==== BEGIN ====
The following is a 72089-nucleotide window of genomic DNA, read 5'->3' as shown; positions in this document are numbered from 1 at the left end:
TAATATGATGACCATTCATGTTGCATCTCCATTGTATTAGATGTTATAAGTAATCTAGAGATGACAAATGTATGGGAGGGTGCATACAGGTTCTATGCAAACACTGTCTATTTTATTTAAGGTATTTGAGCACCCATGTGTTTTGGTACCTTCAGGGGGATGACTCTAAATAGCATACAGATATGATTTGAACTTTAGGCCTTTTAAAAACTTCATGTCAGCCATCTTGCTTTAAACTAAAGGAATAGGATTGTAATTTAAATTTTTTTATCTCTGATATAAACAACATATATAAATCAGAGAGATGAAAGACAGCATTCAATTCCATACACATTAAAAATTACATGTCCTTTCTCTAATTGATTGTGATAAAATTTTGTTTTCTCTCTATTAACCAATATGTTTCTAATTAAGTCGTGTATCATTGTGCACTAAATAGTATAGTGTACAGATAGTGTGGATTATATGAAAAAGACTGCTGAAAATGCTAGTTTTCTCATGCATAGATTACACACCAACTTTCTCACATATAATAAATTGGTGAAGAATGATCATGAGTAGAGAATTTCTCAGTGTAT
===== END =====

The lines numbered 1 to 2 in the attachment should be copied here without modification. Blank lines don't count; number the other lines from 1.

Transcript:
The following is a 72089-nucleotide window of genomic DNA, read 5'->3' as shown; positions in this document are numbered from 1 at the left end:
TAATATGATGACCATTCATGTTGCATCTCCATTGTATTAGATGTTATAAGTAATCTAGAGATGACAAATGTATGGGAGGGTGCATACAGGTTCTATGCAAACACTGTCTATTTTATTTAAGGTATTTGAGCACCCATGTGTTTTGGTACCTTCAGGGGGATGACTCTAAATAGCATACAGATATGATTTGAACTTTAGGCCTTTTAAAAACTTCATGTCAGCCATCTTGCTTTAAACTAAAGGAATAGGATTGTAATTTAAATTTTTTTATCTCTGATATAAACAACATATATAAATCAGAGAGATGAAAGACAGCATTCAATTCCATACACATTAAAAATTACATGTCCTTTCTCTAATTGATTGTGATAAAATTTTGTTTTCTCTCTATTAACCAATATGTTTCTAATTAAGTCGTGTATCATTGTGCACTAAATAGTATAGTGTACAGATAGTGTGGATTATATGAAAAAGACTGCTGAAAATGCTAGTTTTCTCATGCATAGATTACACACCAACTTTCTCACATATAATAAATTGGTGAAGAATGATCATGAGTAGAGAATTTCTCAGTGTAT